*Caterina F. Hill, MSc, MA (Cantab); *Brian W. Powers, AB; Sachin H. Jain, MD, MBA; Jennifer Bennet, BS; Anthony Vavasis, MD; and Nancy E. Oriol, MD (*Joint first authors)
The Affordable Care Act (ACA) has expanded insurance coverage to millions, but other barriers to access remain. Mobile clinics are customized vehicles that travel to the heart of communities, both urban and rural, and provide prevention and healthcare services where people work, live, and play. They overcome barriers of time, money, and trust, and provide community-tailored care to vulnerable populations.
Despite their scope and importance in delivering care to the full spectrum of at-risk populations, the collective impact of mobile clinics has never been assessed. Mobile clinics have historically lacked resources for evaluation, advocacy, and dissemination of best practices, which has reduced their visibility in the healthcare landscape. Recent collaborations and data sharing initiatives within the mobile clinic community provide the first opportunity to gather data and characterize the mobile clinic sector in the United States.
The Mobile Health Map project was launched to enable the first opportunity for the mobile clinic community to gather data about itself. Mobile Health Map is an online platform where the community of mobile clinics aggregates its data for the purpose of documenting the scope, geographic reach, and value of the services provided. In this article, we use data collected through this project as well as the small body of published research to provide the first comprehensive description of the mobile clinic sector and its role in the evolving care delivery environment. Specifically, we provide a description of the demographics of the mobile clinic sector and document its impact on access, quality, and costs. In the discussion, we use these results to explore the role of mobile clinics in the era of delivery form and expanded access.
Analysis in the study is based on data retrieved from the Mobile Health Map project as of March 11, 2013. As of this date, 644 clinics were registered on Mobile Health Map. The number of mobile clinics providing data as well as the type of data provided was as follows: 528 on service type, 282 on average annual number of visitors, 65 on visitor insurance status, 69 on visitor gender, 38 on visitor race, 72 on Hispanic status, 69 on visitor age, and 104 on rural/urban status. The data from the Mobile Health Map project were supplemented by a comprehensive literature review on mobile health clinics and their impact on access, quality, and costs.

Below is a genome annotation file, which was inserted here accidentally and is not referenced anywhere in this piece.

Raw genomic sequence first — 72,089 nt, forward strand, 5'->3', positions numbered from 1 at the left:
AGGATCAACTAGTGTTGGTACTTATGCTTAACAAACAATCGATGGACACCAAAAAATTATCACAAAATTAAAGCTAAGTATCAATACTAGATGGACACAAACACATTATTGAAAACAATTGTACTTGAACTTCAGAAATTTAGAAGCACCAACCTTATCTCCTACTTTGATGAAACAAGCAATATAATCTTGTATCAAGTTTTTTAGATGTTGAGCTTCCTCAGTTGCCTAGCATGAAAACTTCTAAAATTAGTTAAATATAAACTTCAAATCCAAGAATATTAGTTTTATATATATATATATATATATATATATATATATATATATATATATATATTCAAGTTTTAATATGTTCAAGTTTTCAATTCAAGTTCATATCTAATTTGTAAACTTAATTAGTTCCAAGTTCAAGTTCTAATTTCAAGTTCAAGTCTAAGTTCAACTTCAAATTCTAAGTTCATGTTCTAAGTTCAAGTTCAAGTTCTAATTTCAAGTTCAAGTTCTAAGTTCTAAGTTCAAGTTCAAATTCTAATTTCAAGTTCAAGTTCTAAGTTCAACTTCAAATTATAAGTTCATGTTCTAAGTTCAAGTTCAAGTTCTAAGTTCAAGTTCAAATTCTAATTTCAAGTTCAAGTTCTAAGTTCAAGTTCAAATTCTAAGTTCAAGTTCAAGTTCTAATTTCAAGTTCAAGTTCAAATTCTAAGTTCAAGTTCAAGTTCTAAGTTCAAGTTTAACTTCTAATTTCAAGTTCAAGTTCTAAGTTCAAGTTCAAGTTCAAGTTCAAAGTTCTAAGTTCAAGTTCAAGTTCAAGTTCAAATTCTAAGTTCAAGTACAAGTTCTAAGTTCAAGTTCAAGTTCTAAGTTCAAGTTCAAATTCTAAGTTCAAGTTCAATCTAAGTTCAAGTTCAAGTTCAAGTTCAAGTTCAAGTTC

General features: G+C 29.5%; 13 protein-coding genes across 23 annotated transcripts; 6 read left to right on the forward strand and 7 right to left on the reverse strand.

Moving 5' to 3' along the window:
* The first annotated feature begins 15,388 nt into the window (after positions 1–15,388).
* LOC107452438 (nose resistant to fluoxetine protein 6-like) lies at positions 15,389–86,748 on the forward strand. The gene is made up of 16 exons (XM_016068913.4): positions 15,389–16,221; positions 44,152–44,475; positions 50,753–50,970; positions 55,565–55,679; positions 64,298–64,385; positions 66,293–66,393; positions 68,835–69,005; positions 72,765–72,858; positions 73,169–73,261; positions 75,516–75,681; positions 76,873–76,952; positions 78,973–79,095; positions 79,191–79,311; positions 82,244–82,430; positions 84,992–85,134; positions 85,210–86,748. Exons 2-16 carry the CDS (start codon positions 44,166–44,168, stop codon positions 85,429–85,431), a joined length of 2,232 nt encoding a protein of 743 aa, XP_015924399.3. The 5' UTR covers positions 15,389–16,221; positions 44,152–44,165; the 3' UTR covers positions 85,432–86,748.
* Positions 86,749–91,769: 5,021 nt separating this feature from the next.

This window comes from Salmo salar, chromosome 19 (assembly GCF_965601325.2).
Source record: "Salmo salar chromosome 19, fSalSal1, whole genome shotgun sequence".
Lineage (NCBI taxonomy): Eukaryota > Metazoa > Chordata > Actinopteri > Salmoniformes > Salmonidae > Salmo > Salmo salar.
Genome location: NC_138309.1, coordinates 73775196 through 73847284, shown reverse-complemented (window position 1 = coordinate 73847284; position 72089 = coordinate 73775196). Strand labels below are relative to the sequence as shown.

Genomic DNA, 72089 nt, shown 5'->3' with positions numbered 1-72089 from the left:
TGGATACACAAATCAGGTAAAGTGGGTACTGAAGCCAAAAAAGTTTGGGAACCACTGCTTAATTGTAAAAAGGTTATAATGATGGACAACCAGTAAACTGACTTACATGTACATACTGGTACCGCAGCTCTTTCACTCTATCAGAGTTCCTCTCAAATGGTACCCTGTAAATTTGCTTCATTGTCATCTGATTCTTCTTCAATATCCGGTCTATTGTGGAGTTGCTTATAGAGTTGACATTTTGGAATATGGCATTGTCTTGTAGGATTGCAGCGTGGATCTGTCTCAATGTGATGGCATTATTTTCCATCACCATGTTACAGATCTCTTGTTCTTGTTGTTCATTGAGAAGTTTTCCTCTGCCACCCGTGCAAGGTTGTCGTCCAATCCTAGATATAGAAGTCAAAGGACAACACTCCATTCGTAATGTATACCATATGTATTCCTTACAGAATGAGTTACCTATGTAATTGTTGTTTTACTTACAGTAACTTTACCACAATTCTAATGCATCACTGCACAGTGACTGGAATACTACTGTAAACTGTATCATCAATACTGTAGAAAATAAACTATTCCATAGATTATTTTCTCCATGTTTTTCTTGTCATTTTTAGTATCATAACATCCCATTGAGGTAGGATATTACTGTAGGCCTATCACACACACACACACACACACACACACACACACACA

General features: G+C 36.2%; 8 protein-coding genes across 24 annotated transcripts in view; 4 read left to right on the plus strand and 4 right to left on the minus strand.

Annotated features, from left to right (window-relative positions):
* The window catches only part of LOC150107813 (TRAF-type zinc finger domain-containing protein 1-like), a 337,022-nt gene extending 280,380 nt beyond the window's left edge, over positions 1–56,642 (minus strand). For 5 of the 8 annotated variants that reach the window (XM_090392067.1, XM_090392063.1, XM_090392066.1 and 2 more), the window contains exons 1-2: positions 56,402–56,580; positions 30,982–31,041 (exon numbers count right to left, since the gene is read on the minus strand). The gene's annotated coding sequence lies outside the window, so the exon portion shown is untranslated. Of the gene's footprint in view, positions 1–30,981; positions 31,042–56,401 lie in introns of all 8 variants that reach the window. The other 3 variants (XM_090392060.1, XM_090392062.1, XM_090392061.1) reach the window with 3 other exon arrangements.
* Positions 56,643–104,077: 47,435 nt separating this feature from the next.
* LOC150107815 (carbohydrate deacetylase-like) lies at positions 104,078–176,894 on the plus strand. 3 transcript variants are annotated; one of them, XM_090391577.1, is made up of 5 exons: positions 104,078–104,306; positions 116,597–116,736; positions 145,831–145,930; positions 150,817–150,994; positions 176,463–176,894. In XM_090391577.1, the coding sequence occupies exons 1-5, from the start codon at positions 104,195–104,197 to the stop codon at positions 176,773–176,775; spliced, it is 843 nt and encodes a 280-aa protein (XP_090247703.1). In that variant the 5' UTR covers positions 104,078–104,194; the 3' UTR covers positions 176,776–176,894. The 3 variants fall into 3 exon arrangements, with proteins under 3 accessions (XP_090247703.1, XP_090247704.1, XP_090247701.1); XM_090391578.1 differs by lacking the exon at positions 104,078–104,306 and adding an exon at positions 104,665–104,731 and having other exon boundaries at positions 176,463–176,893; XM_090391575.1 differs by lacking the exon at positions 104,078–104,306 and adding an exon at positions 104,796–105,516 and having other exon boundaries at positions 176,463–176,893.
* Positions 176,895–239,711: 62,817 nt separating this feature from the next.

Scale and Scope of the Mobile Clinic Sector
Scale. Mobile clinics operate in every state across the country, and in Washington, DC, and Puerto Rico (Figure). Epidemiological modeling estimates that 1500 to 2000 mobile clinics exist nationwide, based on the 644 mobile clinics currently registered on the Mobile Health Map project.1 Each mobile clinic serves an average of 3100 visitors per year, totaling approximately 5 to 6 million visits annually for the sector as a whole.
Populations served. Mobile clinics serve communities that have the poorest access to health services in the United States. Target populations include those of racial and ethnic minority backgrounds, the homeless, displaced populations, recent immigrants, migrant workers, people lacking insurance, and children. The clinics typically serve uninsured and lower-income individuals: 57% of visits are made by uninsured persons, and 35% by publically insured persons. Men utilize mobile clinics almost as much as women (46% of visits are made by men, 54% by women). People from racial and ethnic minority backgrounds are a key demographic for mobile clinics: 37% of visits are made by individuals that identify as non-white, while 43% are made by individuals identifying as Hispanic or Latino. Mobile clinics reach individuals of all ages: 42% of visits are by those younger than age 18, 50% by those aged 18 to 65, and 8% by those older than age 65. Mobile clinics serve both rural and urban populations: 14% of clinics serve rural areas, 41% serve urban areas, and 44% serve both.